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KGFREEZE returns with plenty of hand raisers

Because Kyle Gervais is constitutionally unable to be in a band, we are left with his solo project, KGFREEZE. While that may be frustrating for fans (and members) of great bands like Cosades and Grand Hotel, it isn’t bad consolation for those interested in hearing truly interesting and exploratory music.

And because Gervais has decided the classic “band” music-making structure is not for him, it’s even easier for him to pivot with his songwriting whims. On his first KGFREEZE album, Sociopath, that meant he played all the instruments himself and created a grimy, inward-looking piece, as the name would imply. Similarly, on the brand-new VOLUNTEER (I’m just going with capitalization thing – AP Style be damned) he has enlisted a Brady Bunch of collaborators, who share songwriting credits and contribute vocals, musicianship and production.

The results are among the best in an already-impressive resume of recorded works. The album is dynamic, engaging, and thought-provoking – even at times a whole lot of fun.

“Better Falsetto” is the highlight, which you know already if you’ve seen the video charging about social media. It is Gervais aping Justin Timberlake, a recalcitrant crooner who doesn’t have to worry about what the radio edit might sound like, with Jared Burst filling in for Jay-Z in the rapped bridge. Almost as a throwaway, it has a hook like Seal’s “Kissed by a Rose” (I had forgotten the Batman connection to that song) that will have you belting out the chorus in random places before you know you’re doing it.

Burst, too, does great work. He merges with the verse in a half-time slur, then slaps you out of your reverie: “Who gives a fuck about whatever his name is?” And Sean Morin (Daro, Cambiata, etc.) sets the mood with a works of synths and beats.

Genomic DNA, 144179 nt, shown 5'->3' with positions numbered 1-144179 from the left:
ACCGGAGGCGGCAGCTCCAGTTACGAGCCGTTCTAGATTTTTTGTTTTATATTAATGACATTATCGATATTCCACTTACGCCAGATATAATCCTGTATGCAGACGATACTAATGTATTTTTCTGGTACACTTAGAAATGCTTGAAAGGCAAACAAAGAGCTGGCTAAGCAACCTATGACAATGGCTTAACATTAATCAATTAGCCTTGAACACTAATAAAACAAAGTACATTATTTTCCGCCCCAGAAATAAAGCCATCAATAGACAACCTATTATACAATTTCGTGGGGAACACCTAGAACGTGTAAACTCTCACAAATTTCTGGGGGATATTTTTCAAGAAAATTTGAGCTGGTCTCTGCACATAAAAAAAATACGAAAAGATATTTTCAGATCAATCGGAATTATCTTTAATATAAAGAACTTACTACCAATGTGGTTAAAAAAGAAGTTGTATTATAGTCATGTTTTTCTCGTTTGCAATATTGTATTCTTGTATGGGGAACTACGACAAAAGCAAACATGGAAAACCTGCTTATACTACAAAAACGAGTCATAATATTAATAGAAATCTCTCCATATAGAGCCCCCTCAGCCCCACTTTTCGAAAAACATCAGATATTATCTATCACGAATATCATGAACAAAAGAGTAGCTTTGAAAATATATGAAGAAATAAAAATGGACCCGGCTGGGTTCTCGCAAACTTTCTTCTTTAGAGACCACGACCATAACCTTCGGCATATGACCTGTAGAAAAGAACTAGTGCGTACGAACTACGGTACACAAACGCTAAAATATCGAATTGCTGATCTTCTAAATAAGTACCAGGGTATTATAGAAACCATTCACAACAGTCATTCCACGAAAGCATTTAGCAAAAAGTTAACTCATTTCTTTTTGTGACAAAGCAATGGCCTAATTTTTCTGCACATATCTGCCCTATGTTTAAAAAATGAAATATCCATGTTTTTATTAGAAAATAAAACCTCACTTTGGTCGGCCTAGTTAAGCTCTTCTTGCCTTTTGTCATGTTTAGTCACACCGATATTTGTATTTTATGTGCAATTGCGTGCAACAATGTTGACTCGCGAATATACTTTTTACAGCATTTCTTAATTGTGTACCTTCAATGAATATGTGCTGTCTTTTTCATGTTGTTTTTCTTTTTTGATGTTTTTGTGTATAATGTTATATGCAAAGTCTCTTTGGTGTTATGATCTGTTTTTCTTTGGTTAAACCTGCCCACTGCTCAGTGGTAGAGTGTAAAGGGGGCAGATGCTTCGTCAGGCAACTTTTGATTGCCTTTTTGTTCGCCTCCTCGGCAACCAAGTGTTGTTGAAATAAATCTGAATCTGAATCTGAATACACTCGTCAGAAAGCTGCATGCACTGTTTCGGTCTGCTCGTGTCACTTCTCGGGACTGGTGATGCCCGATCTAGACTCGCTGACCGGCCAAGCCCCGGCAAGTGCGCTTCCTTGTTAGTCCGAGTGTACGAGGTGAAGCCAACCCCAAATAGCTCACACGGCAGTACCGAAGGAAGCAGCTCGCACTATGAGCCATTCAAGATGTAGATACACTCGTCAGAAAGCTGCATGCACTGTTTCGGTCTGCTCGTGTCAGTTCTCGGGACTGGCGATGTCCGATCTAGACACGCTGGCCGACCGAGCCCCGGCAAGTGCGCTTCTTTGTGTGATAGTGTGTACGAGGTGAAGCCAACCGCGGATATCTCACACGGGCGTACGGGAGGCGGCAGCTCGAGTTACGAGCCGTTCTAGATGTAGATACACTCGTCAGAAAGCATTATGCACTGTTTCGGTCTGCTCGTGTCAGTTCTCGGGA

This rival is often a topic of conversation. In “Talk About Love,” Gervais wonders, “How would he feel if he knew what I was doing to you.” But then he changes the pronouns, turns the song on its head, makes the finish of the six-and-a-half-minute piece into an entreaty: “Let’s talk about love … whatever that means.” And the last minute-plus is a distorted fade-out, like being forcibly dragged, with teases at speeding back up that ultimately sputter out in Derek Gierhan’s drums.

In the strutting and spare “Top Secret,” we get the other side of the story, in the form of Sara Hallie Richardson’s dark evanescence, peppered with laughter and chatting: “I’ve met you many times before/ You give nothing and keep asking for more … Gotta make sure that you meet your needs before you meet mine/ I can’t begin to explain to you, how useless you are.”

And, yet, you get the sense they’re sleeping together. (The couple in the song. Not Gervais and Richardson.)

Gervais and company love contradictions – changes of tempo, of mood and setting. The opening and title track is nothing but moody synths, slightly industrial, with muted vocals that mimic the lyrics, “I don’t really care.” And then, after three minutes, it gets awesome, with guitar melody and chords in opposing channels and downright danceable.

Suddenly, that extended, all-instrumental jam crashes into “Power + Status,” declaring immediately that, “I still get fucked up on week nights / With people I don’t know / When you’re not around” in traditional guitar/bass/drums structure. This is the Gervais you know best, full-throated and doubled delivery: “I talk a lotta shit people about / People I shouldn’t talk shit about.”